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Friday, October 2, 2020

[Salem Horror Fest Review] ‘The Witches of Hollywood’ Insightfully Dissects The Witch’s Role in Film History

One of cinema’s most enduring villains is the witch. That makes perfect sense, considering witchcraft itself is a concept that’s existed throughout recorded history, spanning various cultures and broadening its definition as a result. Yet, depictions of the witch on film tend to be bound by an archetype that usually presents them as evil hags with an ability to beguile or spell their victims. The Witches of Hollywood uses the most iconic characters in film to examine the evolution of witches.

Directed by Sophie Peyrard, this short, 55-minute documentary begins with a brief overview of witchcraft in history to set the framework of the witch’s depiction in Hollywood. Assembling an all-female cast of talking heads, it features witchcraft experts, authors, and critics Pam Grossman, Heather Green, Kristen Sollee, Dianca London, and Peg Aloi. These women use history, film trivia, and each era’s socio-political climate to offer insight into the witch’s cinema trajectory. Moreover, they use the witch to reflect the role of women in society over the decades.

Interestingly, the documentary begins its film journey with an analysis of Disney’s Snow White and the Seven Dwarfs. Cited as the first genuinely complex envisioning of the witch, the talking heads correlate the dichotomy of the Evil Queen to the double-edged sword of being a woman and the ’30s ideal of feminine beauty. It follows a similar structure in breaking down the most iconic characters and why certain physical traits became commonplace. The larger the climate shifts, the more that is reflected in the witch’s development on screen.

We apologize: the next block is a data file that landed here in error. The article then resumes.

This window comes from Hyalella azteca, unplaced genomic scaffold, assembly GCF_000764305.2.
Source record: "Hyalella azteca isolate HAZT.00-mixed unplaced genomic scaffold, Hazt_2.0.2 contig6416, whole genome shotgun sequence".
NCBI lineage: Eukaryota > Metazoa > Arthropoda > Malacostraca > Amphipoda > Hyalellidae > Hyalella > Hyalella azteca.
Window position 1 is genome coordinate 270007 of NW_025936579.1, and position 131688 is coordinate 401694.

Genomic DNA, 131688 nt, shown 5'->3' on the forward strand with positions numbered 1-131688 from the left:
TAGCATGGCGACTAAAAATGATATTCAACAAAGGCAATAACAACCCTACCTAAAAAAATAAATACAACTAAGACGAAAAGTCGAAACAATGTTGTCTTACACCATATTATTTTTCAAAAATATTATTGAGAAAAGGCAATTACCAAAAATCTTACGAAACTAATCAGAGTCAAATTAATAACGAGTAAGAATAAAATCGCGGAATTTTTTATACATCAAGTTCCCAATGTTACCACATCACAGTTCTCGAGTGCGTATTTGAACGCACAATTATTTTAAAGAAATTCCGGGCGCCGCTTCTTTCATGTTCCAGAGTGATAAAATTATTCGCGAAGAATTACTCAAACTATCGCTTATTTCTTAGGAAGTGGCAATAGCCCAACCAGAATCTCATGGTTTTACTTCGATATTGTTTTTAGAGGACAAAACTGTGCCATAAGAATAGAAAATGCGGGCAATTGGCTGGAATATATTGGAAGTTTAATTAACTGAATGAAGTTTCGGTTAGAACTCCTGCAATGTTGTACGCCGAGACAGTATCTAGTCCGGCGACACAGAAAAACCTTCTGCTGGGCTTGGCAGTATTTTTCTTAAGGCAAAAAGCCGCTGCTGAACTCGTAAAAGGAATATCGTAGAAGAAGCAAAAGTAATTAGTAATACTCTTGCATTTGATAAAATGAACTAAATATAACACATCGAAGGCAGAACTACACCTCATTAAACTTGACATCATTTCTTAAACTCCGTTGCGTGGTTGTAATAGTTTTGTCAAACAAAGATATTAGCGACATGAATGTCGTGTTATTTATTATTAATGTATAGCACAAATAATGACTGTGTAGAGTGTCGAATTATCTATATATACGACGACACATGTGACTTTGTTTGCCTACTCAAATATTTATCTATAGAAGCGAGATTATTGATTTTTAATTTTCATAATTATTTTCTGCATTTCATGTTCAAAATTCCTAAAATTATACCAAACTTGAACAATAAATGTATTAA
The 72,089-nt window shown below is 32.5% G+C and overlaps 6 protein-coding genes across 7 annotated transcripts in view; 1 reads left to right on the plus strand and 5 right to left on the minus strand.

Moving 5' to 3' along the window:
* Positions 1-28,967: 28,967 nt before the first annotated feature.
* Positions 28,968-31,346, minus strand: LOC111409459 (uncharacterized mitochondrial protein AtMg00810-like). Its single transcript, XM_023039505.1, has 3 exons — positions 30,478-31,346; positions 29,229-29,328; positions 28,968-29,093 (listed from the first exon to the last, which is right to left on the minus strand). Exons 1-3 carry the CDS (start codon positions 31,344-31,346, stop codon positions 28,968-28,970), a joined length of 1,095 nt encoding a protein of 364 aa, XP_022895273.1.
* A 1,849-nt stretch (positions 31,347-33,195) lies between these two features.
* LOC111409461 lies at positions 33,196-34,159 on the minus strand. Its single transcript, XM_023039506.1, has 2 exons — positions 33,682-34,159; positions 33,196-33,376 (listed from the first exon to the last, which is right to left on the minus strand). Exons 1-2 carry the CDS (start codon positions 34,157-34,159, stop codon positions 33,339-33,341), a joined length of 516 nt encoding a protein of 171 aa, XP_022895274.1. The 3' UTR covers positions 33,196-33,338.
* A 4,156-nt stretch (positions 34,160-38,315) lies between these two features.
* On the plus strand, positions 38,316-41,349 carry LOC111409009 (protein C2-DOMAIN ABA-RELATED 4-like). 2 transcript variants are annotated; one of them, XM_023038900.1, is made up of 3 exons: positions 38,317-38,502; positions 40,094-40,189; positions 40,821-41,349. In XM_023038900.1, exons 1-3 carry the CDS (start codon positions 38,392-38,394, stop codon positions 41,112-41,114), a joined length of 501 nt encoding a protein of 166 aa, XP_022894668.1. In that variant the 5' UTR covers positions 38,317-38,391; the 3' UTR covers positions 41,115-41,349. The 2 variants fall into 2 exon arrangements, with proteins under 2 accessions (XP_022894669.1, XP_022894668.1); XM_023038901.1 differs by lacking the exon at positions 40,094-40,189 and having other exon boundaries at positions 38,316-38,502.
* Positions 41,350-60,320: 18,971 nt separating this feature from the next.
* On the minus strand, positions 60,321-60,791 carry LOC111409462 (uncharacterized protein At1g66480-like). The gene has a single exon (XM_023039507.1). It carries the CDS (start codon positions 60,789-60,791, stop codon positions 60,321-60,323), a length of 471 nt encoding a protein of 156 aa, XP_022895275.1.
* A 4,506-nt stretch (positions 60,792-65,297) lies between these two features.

It’s a fascinating, well-curated film, but its short runtime also limits it. Because of this, iconic characters are cherry-picked, while many others are breezed right over with barely a mention. To be fair, not even an extensive series on witchcraft could touch on them all, but horror’s use of witches gets surprisingly skimmed over outside of notable titles like Rosemary’s BabyThe Craft, and Carrie. Even the films that do get more discussion are condensed. By the end of the documentary, much of it feels like a narrated cinematic list rather than an in-depth analysis.

Still, Peyrard succeeds in making her point: witches in film seem less about witchcraft and more of a stand-in for women’s issues amidst the current social settings of the times. In a modern world, they’re transitioning into representations of empowerment or reclamation of power. The films and characters discoursed are all in service to that thesis. So are the impassioned and articulate talking heads, which reliably provide fascinating context to the iconic characters that have embedded themselves in the pop culture collective. Once the end credits roll on this easily digestible documentary, though, one can’t help but wonder why Peyrard didn’t delve further into the extensive catalog of cinematic witches.

The result is an engaging, insightful hour that serves as an introduction to Hollywood’s witches.

The Witches of Hollywood made its World Premiere at Salem Horror Fest.



source https://bloody-disgusting.com/reviews/3634731/salem-horror-fest-review-witches-hollywood-insightfully-dissects-witchs-role-film-history/

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